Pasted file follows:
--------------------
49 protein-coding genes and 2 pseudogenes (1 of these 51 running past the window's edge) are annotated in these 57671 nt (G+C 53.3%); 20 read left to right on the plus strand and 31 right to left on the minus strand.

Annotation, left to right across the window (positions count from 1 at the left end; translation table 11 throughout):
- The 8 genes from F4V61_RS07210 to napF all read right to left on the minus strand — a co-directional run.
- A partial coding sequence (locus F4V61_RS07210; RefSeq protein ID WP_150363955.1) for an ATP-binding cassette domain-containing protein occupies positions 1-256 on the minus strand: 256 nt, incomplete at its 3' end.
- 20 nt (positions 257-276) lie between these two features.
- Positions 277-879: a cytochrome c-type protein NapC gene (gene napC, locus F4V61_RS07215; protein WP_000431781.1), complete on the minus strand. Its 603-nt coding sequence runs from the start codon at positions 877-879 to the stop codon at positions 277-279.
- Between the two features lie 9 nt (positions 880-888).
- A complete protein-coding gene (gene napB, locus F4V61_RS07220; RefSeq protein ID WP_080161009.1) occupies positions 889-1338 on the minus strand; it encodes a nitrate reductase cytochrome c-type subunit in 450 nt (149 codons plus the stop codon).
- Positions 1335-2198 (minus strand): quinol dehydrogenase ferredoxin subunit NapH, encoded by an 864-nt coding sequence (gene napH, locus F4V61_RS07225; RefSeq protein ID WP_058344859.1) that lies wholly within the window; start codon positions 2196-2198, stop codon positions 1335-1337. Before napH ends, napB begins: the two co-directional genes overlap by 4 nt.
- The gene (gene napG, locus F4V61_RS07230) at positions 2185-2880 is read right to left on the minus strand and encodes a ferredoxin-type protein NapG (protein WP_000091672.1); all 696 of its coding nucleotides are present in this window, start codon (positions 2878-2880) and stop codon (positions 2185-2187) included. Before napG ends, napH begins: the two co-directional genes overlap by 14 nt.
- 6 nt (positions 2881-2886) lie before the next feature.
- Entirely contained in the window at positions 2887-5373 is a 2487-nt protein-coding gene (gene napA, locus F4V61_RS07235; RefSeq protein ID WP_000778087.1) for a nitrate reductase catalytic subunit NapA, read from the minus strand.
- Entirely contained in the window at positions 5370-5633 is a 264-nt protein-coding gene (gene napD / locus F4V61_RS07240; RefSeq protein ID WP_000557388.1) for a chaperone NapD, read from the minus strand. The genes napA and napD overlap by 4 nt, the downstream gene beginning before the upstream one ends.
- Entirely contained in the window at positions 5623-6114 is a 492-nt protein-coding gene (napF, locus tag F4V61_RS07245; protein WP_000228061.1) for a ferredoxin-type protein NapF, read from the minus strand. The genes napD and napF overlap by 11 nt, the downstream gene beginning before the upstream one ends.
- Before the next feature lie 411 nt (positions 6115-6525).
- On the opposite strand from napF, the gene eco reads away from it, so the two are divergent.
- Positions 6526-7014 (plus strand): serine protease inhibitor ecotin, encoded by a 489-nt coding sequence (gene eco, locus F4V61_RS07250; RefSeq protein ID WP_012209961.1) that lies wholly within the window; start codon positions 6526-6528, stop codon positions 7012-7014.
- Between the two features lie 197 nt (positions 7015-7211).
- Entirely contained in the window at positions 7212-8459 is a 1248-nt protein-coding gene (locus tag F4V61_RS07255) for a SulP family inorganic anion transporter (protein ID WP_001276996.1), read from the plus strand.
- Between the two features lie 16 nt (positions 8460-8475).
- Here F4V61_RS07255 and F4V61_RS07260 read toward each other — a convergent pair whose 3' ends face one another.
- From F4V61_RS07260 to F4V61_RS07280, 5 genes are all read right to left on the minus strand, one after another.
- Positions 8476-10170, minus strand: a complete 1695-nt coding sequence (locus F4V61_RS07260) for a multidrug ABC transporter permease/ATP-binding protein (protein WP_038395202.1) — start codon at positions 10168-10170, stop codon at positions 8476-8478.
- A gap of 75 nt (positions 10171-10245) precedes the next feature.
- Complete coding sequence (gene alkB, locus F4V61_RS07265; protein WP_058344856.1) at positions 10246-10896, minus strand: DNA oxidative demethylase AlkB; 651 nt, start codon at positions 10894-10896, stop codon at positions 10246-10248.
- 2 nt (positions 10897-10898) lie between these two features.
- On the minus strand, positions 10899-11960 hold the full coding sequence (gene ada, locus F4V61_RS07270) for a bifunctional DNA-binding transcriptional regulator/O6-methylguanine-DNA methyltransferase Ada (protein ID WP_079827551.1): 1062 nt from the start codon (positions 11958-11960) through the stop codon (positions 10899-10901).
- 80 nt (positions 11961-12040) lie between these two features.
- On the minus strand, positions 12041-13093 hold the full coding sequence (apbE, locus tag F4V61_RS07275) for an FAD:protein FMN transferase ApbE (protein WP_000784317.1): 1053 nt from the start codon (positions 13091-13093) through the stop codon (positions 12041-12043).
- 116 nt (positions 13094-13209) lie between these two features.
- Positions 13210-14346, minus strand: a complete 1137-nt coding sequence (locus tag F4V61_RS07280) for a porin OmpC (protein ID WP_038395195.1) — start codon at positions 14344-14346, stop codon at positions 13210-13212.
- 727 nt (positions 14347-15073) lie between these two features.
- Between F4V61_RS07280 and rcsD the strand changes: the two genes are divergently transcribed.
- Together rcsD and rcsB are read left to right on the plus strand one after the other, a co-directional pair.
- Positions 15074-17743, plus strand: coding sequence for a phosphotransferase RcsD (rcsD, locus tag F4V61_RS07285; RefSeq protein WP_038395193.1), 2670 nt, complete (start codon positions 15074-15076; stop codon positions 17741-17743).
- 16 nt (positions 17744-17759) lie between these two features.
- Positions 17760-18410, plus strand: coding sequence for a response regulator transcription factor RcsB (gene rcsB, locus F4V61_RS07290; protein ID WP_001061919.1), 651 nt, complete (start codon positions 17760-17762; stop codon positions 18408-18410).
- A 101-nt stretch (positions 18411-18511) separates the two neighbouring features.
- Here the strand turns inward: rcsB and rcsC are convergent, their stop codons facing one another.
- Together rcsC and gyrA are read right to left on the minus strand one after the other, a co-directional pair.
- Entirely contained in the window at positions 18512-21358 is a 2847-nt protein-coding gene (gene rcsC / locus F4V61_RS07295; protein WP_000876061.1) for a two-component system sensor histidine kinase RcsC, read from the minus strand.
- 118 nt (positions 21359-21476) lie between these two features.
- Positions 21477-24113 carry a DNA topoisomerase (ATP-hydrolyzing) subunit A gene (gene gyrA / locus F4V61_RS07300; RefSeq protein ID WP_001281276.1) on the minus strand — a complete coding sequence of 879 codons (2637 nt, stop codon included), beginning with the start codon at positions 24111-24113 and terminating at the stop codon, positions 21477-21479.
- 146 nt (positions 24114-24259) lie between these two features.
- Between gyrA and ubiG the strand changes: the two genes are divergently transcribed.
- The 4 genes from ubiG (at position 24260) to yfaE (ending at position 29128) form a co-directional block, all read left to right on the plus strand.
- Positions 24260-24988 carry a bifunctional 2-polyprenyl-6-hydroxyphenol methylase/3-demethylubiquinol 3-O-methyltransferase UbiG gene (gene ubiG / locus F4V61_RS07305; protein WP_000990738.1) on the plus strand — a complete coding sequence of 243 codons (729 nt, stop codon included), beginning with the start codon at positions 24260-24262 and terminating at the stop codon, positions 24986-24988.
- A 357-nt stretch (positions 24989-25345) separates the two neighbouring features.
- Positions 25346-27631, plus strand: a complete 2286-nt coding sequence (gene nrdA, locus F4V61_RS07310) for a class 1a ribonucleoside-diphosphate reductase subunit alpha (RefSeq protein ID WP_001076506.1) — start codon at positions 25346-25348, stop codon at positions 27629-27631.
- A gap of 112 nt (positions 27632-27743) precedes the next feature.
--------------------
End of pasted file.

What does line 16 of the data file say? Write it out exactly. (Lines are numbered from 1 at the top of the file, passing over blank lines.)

- On the opposite strand from napF, the gene eco reads away from it, so the two are divergent.